So, how are these things taught? Let’s take that list of executive functions.

We learn inhibition or self-control through the natural rules of the Montessori classroom. You can take out any material that’s on the shelf that you’ve been shown and work with it as long as you’d like, and return it to the shelf ready for the next person to use. Built into this are a thousand opportunities for a lack of inhibition. You can’t take out something you haven’t been shown (which is a huge part of the reason we have dusting available to the children, even the youngest children. Even before you’re ready for those big, beautiful materials your oldest classmates are using, you can care for that material.). You can’t take something from someone else. You can’t take it out and do whatever you want with it. You have to put it back, and not just put it back somewhere, messy and broken. You put it back to the best of your abilities, in its home. We think it’s simple, until we start unpacking the layers.

Initiative is tricky, isn’t it? We want children to be independent and do things for themselves, but we also want them to ask permission. Take initiative, but just in the right way, right? Children learn initiative in Montessori by self-selecting work. We can offer to help others. Nothing bad is going to happen when we make mistakes, since we know how to fix those mistakes, and the adults who are with us each day know we learn best through our mistakes. When we feel safe enough to leap, we learn to take initiative, we learn to fly.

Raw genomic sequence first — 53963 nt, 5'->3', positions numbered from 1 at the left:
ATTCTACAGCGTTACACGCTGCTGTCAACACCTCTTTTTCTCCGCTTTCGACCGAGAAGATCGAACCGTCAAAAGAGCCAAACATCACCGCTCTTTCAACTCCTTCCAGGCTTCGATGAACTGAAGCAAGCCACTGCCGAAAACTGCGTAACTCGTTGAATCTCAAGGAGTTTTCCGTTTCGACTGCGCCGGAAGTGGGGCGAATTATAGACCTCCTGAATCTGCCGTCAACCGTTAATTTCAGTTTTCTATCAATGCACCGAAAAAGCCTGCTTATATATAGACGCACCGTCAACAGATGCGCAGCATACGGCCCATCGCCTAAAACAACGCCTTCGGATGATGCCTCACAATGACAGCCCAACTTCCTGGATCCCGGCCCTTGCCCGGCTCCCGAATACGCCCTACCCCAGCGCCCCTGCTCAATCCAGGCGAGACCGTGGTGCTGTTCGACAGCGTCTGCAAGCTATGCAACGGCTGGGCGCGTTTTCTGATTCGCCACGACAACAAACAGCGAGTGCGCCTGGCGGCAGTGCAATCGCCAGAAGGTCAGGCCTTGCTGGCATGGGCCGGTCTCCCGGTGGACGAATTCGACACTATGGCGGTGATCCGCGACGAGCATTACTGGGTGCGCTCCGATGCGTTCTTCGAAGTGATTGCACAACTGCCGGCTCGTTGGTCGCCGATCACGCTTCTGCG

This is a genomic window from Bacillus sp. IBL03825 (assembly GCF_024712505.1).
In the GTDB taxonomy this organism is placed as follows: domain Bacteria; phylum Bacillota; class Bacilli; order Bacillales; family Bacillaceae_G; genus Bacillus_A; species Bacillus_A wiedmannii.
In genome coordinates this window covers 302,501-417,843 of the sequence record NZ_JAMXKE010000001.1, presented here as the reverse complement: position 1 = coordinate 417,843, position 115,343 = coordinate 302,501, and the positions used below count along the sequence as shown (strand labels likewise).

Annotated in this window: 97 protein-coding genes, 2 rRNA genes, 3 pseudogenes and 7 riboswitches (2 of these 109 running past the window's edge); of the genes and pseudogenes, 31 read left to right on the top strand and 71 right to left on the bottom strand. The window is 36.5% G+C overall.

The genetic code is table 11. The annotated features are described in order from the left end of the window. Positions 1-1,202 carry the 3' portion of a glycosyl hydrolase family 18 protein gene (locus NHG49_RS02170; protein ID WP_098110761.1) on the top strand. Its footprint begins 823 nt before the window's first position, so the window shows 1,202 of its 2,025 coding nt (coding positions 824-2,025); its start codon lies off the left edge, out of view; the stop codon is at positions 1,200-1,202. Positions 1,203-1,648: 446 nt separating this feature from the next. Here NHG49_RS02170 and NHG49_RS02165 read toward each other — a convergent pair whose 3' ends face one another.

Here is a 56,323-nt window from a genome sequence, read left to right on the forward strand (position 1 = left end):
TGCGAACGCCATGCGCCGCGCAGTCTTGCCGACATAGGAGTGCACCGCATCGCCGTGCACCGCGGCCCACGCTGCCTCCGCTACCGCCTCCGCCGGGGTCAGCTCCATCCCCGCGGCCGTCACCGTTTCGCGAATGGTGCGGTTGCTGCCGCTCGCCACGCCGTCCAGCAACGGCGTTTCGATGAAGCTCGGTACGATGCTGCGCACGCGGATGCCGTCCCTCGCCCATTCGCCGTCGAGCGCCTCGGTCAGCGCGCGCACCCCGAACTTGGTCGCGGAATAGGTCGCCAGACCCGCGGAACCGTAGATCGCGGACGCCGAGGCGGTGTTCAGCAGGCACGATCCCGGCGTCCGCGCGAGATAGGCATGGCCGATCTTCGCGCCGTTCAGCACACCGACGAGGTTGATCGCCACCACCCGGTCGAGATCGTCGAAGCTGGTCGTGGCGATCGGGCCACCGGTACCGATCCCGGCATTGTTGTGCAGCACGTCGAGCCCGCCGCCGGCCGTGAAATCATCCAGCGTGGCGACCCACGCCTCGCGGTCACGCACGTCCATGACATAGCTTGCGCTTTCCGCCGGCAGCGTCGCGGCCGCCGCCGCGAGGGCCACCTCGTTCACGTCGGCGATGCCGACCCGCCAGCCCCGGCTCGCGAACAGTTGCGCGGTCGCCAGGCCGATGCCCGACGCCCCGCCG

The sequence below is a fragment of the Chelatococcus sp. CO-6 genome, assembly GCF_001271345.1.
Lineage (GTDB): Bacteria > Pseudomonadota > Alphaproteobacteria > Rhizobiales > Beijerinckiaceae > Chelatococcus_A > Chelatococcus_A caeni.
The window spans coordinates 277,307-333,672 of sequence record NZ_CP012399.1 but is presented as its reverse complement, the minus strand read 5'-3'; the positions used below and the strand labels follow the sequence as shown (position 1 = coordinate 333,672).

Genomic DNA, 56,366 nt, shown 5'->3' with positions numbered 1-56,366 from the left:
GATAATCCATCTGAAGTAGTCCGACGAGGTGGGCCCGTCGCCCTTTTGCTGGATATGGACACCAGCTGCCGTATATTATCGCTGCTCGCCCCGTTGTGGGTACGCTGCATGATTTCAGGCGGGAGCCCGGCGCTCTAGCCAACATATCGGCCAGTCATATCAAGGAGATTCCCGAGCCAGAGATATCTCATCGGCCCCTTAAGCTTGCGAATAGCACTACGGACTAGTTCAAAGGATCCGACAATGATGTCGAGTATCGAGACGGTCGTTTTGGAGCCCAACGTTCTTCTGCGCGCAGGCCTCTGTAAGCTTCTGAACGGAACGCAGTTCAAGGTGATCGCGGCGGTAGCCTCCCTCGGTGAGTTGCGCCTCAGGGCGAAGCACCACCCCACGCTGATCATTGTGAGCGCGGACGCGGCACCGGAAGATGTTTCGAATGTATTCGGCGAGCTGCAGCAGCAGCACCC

We use games to build working memory in the Montessori classroom. Once you’ve mastered a material, would you like to do it at a distance? Can you bring me a requested letter walking across the room holding the information in your mind? Can you find an item that is this selected shape or shade, from among myriad options? We build memory and work on process, rather than starting with memorization.

Children aren’t told what to do, rather skills are modeled and children are given reminders and asked questions, so they’re relying on their own mental flexibility and problem solving, rather than being told what to do. They’re developing logical processes, again given space to make mistakes, and don’t have adults jumping in and correcting, fixing, or shaming. When we give children space to learn for themselves, we’re supporting this emergent skill.